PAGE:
Insulin is a hormone that is released from the beta-cells of the pancreas. Muscle and adipocyte (fat) cells rely on insulin to stimulate glucose uptake by the cell (i.e. sugar absorption). A common misunderstanding with T2DM is that insulin is no longer able to bind to the surface of the cell and stimulate the uptake of glucose, which results in high blood sugar. In fact, in T2DM insulin is still released from the pancreas and does still bind to its receptor on the cell; however, the problem occurs downstream within the cell.
Glucose Transporter 4 (GLUT 4) is exactly what the name implies – a protein that is able to move to the surface of the cell membrane (i.e. cell surface) and transport glucose into the cell. The glucose can then be metabolized and used as a source of fuel for exercise. In a normal healthy individual, this action of insulin in conjunction with GLUT 4 moves sugar out of the bloodstream and into the cell, which helps to regulate blood sugar levels. However, what occurs with T2DM is insulin resistance. Carbohydrate is eaten, digested, absorbed, and released into the blood, which triggers the release of insulin from the pancreas. Insulin binds to the receptor on the cell but GLUT 4 is not able to properly translocate to the cell membrane and pull sugar into the cell. In this scenario, blood sugar levels will continue to rise, more insulin will be secreted, and additional stress is put on the pancreas, which results in damage to the beta-cells and a diminished ability to secrete insulin. That is why T2DM is considered a progressive disease and state of insulin-resistance.
Inflammation is a chronic condition in obese persons and negatively interferes with signaling mechanisms within the cell and subsequent ability for glucose to effectively move from the blood plasma into the cell. Enter cinnamon. Consuming cinnamon extract will not prevent this type of inflammation but rather in the state of inflammation acts to enhance the action of insulin and the chemical signaling that occurs within the cell (i.e. movement of GLUT 4 to the cell membrane). Cinnamon, therefore, may enhance movement of glucose from the blood into the cell in a person with T2DM.
Athletes are driven by the love of sport. However, convincing a pre- or Type-2 diabetic, who is sedentary, to engage in physical activity can be somewhat formidable. Persons with T2DM have the ability to secrete insulin; therefore, exercise (in addition to diet) is the best form of therapy for increasing insulin sensitivity and managing blood glucose levels. Exercise is recommended because it results in a net movement of sugar out of the bloodstream and into the muscle cell. Exercise will enhance insulin sensitivity in muscle tissue and is a result of both an increase in GLUT 4 activity as well as number of GLUT 4 transporters, which helps to increase glucose uptake by the cell and reduce blood sugar concentrations. Moreover, exercise in addition to diet may enhance weight loss, which can also contribute to increased insulin sensitivity and glycemic control.
In conclusion, exercise is as always the best form of medicine. Athletes may also benefit from cinnamon because it possesses certain phytochemicals that may act as an antioxidant in the body.
Add 1 tbsp. of cinnamon to plain cereal like oatmeal and cheerios, or try these tips for incorporating cinnamon into daily life:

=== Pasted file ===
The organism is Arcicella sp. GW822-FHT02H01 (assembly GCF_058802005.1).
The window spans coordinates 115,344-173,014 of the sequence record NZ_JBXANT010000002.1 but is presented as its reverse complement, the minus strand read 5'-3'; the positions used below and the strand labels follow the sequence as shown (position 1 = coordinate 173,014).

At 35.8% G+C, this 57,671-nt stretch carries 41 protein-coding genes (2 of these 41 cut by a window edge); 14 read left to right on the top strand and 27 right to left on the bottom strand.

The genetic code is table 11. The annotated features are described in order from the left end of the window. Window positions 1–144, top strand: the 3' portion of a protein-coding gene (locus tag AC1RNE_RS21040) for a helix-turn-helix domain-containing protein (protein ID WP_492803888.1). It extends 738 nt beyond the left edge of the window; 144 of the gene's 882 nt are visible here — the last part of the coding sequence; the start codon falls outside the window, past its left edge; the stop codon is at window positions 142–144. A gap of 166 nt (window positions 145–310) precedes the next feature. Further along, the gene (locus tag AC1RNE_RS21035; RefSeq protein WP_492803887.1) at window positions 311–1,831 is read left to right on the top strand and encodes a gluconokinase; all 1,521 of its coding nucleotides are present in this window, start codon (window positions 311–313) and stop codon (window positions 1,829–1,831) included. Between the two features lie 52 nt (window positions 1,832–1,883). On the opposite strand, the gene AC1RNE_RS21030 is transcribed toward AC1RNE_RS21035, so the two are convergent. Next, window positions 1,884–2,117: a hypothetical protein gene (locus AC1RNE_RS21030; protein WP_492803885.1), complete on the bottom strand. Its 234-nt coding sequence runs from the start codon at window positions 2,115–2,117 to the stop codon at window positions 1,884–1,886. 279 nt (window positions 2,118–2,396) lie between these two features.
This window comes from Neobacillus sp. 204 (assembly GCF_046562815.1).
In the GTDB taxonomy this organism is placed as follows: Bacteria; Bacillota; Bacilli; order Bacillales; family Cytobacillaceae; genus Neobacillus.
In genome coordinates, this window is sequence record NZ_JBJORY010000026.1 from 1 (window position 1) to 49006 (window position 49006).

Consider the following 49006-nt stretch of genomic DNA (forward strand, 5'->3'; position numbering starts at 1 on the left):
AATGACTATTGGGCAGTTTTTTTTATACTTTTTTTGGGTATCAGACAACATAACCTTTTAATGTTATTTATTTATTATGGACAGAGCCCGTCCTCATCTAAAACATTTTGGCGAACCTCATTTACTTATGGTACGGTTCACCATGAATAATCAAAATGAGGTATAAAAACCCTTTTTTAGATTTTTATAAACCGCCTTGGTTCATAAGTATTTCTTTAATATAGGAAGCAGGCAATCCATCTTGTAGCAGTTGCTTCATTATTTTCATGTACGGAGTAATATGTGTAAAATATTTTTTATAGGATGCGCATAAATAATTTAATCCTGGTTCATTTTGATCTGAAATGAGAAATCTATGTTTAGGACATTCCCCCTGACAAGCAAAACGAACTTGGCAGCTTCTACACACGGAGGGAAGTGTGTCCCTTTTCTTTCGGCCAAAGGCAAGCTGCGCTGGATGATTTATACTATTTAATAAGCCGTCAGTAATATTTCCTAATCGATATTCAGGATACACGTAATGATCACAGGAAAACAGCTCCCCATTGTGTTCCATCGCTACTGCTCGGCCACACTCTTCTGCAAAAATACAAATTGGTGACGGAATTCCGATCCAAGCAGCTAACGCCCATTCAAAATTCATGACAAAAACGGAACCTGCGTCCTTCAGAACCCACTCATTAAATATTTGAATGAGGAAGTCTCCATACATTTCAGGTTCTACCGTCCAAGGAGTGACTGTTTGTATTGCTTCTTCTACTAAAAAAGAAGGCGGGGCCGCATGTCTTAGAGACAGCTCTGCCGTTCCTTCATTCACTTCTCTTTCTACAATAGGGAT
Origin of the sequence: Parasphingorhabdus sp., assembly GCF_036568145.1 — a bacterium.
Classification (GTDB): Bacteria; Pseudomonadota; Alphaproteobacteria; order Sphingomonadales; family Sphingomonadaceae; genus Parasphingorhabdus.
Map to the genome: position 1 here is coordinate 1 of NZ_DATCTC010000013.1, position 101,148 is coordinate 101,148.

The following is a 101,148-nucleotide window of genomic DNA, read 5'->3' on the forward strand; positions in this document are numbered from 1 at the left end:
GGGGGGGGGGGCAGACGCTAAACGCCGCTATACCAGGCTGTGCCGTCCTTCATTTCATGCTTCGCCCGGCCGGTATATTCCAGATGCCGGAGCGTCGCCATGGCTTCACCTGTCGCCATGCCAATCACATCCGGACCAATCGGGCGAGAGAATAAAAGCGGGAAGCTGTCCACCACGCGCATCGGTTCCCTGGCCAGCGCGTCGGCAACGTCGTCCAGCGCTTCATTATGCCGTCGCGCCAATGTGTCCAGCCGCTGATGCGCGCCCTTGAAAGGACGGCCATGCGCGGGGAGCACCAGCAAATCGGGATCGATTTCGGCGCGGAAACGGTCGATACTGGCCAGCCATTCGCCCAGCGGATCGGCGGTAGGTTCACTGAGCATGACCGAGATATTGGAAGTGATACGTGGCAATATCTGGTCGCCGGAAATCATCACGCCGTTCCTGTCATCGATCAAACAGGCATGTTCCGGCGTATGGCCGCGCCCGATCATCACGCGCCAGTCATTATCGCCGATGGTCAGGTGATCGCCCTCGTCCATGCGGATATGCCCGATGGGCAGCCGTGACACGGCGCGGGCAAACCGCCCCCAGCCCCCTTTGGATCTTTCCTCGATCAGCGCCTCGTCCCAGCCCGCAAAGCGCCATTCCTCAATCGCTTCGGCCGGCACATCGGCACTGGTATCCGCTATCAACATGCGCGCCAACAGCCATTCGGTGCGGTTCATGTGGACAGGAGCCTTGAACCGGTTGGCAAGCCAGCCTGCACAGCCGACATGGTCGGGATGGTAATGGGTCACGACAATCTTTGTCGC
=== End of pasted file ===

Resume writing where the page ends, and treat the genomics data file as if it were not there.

-Add a cinnamon stick to rice as it simmers for a Middle Eastern flavor
-Include 1 tsp. of cinnamon with coffee beans and grind together
-McArdle WD, Katch FI, Katch VL. Exercise Physiology: Energy, Nutrition, & Human Performance. 6th Ed. Philadelphia, PA: Lippincott Williams & Wilkins;2006:439-453.
-Gropper, SS, Smith, JL, Groff, JL. Advanced nutrition and human metabolism. 5th ed. Belmont, CA: Wadsworth Cengage Learning; 2009:73-74, 264, 276.
-Wellen, KE, Hotamisligil, GS. Inflammation, stress, and diabetes. J. Clin. Invest. 2005;115(5):1111-1119.
-Qin, B, Panickar, KS, Anderson, AA. Cinnamon: Potential role in the prevention of insulin resistance, metabolic syndrome, and type 2 diabetes. J Diabetes Sci Technol. 2010;4(3):685-693.
-Nelms M, Sucher KP, Lacey K, Roth SL. Nutrition therapy & pathophysiology. 2nd Ed. Belmont, CA: Wadsworth, Cengage Learning:2011:482, 500.
-Mayo Clinic web site. Is it true that cinnamon can lower blood sugar in people who have diabetes? Available at: http://www.mayoclinic.com/health/diabetes/AN00939. Accessed January 25, 2013.
-The spice barn web site. Cinnamon recipes: taste tips. Available at: http://www.spicebarn.com/cinnamon_recipes.htm. Accessed January 25, 2013.
- 1 cup brown rice, cooked or 1 cup quinoa, cooked
- 1 pound extra firm tofu, cut into cubes
- 2 teaspoons of olive oil
- 1 yellow onion, sliced thinly
- 1 carrot, chopped
- 1+ cup green beans, with ends cut
- 1 clove garlic, minced or crushed
- ½-inch piece fresh ginger, minced
- 3 or 4 TBSP peanut butter
- 5 TBSP water
- 2 tsp. lemon juice
- 2 TBSP soy sauce or tamari
- 2 TBSP soymilk
1. Pan saute the tofu in a non-stick skillet pan until the tofu is lightly browned (5-10 mins). You may add a teaspoon of oil, or you can just pan fry with no oil in a nonstick pan. Remove from wok/pan.
2. Heat 1-2 teaspoons of olive oil in the wok and stir-fry the onion, carrots, and beans for 4 minutes or so – until the beans start turning a bright green and the onions become translucent.
3. While this is cooking (or even beforehand), add a small amount of oil in a separate pan and add the ginger and garlic. Cook for a minute or two, then stir in the peanut butter and then the water. Stir until smooth. Add the lemon juice, tamari/soy sauce, soymilk, and stir well.
4. Return the tofu to the wok, and stir in the peanut butter sauce. Mix well and serve on top of the rice.
Always time for a laugh: